News and Insights
4 March 2022
In this recent construction case, the Royal Court clarified the position on costs and indemnity costs, further to MacFirbhisigh v CI Trustees 1 JLR Note 1 and Hodges v Trenouth-Wood JRC179.
Here the Defendant had successfully defended the claim and sought its costs on the indemnity basis. The Royal Court awarded costs on the standard basis, to be taxed if not agreed. The Royal Court noted that while indemnity costs will not normally be awarded unless there has been a degree of unreasonableness by the relevant party, normally “significant unreasonableness” will be required for such an order:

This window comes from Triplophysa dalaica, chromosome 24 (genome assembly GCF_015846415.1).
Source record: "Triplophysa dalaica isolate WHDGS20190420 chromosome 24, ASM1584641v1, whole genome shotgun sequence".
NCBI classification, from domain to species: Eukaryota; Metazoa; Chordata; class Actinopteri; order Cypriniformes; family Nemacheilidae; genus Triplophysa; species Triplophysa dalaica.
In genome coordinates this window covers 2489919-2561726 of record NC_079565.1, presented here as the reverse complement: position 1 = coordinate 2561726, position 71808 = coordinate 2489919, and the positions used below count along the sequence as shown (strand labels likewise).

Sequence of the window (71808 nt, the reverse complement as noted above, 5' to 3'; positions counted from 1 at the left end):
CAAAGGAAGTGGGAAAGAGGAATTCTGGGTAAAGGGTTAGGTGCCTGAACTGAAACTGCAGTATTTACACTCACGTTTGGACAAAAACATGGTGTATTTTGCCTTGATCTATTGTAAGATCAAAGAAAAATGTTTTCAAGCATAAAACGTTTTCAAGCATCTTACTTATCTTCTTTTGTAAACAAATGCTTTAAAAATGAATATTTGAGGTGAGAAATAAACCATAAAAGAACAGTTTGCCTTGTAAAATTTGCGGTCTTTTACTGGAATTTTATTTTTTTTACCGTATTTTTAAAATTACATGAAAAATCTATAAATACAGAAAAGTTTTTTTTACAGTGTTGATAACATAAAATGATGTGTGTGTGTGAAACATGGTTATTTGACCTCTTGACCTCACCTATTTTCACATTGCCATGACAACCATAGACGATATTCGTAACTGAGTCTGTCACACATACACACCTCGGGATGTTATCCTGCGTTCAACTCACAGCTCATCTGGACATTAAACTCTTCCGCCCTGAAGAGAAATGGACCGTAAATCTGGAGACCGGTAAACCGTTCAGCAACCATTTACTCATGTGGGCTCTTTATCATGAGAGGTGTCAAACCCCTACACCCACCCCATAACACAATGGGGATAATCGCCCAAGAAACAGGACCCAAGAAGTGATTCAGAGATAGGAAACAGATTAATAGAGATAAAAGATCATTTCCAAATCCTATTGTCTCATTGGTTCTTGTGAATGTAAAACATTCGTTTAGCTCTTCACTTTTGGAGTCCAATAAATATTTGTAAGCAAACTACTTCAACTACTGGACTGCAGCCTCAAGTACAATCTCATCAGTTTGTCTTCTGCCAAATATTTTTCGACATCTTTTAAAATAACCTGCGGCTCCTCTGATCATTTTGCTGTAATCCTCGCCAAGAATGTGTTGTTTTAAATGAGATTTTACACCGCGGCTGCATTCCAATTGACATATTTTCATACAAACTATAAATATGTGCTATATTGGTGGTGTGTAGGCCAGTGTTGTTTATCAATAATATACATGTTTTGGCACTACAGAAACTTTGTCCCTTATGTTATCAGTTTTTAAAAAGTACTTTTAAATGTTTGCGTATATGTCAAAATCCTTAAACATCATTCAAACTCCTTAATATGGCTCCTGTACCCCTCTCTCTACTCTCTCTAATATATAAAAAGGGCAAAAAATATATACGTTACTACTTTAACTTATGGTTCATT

“Often disputes before the Court ultimately end up in a decision by the Court in which it might be said that the behaviour of the unsuccessful party contained an element of unreasonableness. Indeed, that could apply to the successful party as well. If both parties are behaving entirely reasonably then a number of matters before the Court would not come before it at all. It is not therefore simply unreasonableness …but a material level of unreasonableness [that] would take the matter outside of the norm.”
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